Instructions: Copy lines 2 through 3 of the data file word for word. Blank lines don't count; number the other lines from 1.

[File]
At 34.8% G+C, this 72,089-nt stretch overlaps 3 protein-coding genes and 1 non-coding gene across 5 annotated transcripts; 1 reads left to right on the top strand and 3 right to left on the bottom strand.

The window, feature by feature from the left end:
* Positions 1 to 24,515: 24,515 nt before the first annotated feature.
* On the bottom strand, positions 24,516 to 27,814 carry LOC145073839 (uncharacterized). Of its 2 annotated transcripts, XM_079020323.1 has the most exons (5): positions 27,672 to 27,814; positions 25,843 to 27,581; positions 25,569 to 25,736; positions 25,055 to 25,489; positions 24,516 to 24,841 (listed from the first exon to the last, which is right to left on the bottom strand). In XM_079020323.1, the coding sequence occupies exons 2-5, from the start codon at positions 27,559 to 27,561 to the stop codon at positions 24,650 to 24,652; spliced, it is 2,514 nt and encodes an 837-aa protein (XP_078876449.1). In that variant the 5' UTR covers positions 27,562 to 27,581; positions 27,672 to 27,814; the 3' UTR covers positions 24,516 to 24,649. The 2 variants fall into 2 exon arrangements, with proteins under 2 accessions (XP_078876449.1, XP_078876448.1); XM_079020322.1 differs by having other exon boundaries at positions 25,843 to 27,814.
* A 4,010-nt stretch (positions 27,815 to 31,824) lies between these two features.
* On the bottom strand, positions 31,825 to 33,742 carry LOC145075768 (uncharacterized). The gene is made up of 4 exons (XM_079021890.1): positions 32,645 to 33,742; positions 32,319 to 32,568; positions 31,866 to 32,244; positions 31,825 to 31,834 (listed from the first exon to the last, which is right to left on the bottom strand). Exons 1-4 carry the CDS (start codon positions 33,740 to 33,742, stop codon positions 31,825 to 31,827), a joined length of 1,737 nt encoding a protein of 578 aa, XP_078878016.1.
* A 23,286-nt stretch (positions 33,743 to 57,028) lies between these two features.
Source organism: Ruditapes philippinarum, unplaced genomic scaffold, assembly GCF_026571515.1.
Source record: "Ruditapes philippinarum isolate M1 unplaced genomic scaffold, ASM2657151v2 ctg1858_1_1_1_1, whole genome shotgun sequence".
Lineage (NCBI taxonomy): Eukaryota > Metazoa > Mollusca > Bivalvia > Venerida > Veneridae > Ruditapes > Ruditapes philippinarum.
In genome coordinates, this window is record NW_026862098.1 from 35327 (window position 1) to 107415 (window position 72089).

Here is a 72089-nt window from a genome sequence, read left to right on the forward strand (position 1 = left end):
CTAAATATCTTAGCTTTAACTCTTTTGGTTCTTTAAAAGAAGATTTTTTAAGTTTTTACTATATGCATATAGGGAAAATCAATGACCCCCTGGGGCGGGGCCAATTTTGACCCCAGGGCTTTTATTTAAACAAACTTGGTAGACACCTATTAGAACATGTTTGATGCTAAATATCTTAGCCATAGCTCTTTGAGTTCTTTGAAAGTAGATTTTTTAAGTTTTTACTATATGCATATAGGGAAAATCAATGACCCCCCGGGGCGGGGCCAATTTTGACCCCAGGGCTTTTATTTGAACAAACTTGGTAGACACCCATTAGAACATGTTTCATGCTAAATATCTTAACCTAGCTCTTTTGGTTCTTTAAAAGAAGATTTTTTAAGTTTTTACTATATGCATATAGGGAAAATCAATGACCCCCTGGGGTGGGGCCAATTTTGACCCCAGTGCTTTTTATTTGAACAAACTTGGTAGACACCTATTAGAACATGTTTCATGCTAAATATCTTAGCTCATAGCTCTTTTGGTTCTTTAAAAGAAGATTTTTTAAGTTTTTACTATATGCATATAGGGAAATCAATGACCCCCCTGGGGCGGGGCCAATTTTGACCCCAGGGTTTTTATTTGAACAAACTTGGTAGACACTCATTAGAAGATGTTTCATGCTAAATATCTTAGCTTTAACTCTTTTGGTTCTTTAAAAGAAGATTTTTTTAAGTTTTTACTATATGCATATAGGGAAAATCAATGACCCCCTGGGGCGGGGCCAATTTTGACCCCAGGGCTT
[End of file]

The window, feature by feature from the left end:
* Positions 1 to 24,515: 24,515 nt before the first annotated feature.